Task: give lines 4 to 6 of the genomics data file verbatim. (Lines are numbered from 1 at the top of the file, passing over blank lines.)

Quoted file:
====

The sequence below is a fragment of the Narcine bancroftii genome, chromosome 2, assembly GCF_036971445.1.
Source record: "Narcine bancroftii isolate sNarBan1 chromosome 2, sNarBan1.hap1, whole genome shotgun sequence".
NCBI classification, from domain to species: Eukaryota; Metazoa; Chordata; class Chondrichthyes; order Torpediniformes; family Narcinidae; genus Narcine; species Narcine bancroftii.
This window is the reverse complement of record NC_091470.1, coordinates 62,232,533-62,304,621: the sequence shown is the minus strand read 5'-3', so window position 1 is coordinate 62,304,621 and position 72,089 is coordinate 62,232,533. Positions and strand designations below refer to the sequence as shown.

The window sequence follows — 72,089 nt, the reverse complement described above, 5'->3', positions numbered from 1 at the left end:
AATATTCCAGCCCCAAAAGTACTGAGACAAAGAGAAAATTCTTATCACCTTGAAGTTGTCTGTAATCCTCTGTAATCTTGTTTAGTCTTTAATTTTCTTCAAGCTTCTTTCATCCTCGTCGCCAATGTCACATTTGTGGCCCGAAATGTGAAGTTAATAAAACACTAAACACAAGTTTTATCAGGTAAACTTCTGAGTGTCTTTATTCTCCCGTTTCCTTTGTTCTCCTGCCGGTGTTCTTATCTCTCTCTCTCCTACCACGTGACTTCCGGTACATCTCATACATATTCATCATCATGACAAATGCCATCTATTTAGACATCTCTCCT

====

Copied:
This window is the reverse complement of record NC_091470.1, coordinates 62,232,533-62,304,621: the sequence shown is the minus strand read 5'-3', so window position 1 is coordinate 62,304,621 and position 72,089 is coordinate 62,232,533. Positions and strand designations below refer to the sequence as shown.

The window sequence follows — 72,089 nt, the reverse complement described above, 5'->3', positions numbered from 1 at the left end:
AATATTCCAGCCCCAAAAGTACTGAGACAAAGAGAAAATTCTTATCACCTTGAAGTTGTCTGTAATCCTCTGTAATCTTGTTTAGTCTTTAATTTTCTTCAAGCTTCTTTCATCCTCGTCGCCAATGTCACATTTGTGGCCCGAAATGTGAAGTTAATAAAACACTAAACACAAGTTTTATCAGGTAAACTTCTGAGTGTCTTTATTCTCCCGTTTCCTTTGTTCTCCTGCCGGTGTTCTTATCTCTCTCTCTCCTACCACGTGACTTCCGGTACATCTCATACATATTCATCATCATGACAAATGCCATCTATTTAGACATCTCTCCT